Hazel died this past April. She was not only a great songwriter and a powerful singer, but an icon in mountain music circles. Her life was a difficult one—Dewey Balfa, no stranger to sorrow, once said he could hardly talk to her for thinking about what she had gone through. Yet she blazed a path for women in bluegrass, and taught us all that heart trumps everything else in the music.
Chris and I got to meet her a few years ago in Morehead, Kentucky where she headlined a program of women who played mountain music (we were there to back up Ginny Hawker and Tracy Schwarz). I didn’t get any pictures of that, and I’ve never tracked down a recording. Why I have these pictures taken at the 2008 Folk Alliance conference I don’t know; perhaps Ginny sent them to me.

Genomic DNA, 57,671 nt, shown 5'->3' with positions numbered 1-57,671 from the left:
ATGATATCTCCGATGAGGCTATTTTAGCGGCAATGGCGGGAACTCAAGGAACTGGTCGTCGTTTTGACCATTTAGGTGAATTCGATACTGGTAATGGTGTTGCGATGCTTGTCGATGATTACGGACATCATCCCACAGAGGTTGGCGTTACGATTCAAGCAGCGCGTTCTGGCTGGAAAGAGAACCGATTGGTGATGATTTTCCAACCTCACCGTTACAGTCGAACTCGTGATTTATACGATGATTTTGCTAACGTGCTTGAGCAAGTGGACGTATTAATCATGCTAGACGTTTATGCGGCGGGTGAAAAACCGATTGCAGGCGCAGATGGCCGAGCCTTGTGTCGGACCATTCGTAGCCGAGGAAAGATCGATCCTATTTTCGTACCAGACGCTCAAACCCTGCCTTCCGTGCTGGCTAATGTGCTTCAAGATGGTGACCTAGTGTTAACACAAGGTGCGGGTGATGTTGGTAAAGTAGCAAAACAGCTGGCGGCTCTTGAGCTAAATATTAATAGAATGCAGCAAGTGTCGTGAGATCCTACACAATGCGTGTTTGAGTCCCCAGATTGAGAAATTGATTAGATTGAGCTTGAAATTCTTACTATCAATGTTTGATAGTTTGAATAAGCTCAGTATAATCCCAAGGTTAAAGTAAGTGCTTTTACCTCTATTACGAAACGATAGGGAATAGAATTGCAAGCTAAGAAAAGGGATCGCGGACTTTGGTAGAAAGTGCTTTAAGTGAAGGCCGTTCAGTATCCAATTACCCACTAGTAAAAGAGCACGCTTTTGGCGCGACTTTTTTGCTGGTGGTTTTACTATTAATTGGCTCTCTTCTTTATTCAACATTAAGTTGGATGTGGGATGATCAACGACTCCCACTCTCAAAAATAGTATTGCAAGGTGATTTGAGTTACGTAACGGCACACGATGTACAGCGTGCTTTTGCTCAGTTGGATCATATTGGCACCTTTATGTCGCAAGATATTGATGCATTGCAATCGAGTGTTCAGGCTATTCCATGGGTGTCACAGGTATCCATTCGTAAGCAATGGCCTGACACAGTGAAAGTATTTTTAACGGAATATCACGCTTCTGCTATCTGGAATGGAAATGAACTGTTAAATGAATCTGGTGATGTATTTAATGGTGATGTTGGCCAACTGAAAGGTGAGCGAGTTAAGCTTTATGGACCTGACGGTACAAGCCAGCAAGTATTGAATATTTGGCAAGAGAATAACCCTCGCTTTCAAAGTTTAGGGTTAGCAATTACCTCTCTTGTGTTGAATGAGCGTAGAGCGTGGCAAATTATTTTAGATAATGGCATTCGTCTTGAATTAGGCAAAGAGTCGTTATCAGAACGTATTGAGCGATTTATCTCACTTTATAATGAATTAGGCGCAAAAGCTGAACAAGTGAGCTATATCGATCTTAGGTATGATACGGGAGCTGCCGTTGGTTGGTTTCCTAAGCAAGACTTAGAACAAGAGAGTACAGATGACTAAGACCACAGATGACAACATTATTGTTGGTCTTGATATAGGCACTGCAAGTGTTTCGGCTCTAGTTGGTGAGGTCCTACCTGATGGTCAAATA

Tracy Schwarz, Ginny Hawker, Hazel Dickens. Our heroes!
Tracy, Hazel, Alice Gerrard. Hazel and Alice were a performing duo for many years beginning in the mid-60s, when the presence of women in bluegrass was questioned.
The file name here is “Cohen-Dickens”, meaning probably John Cohen, but that looks a lot like Tim O’Brien to me.
Hazel was as much a country singer as bluegrass, so this is a nice catch—Charlie Louvin on the left, Bill Kirchen (who Chris will be studying with in about a week) on the right.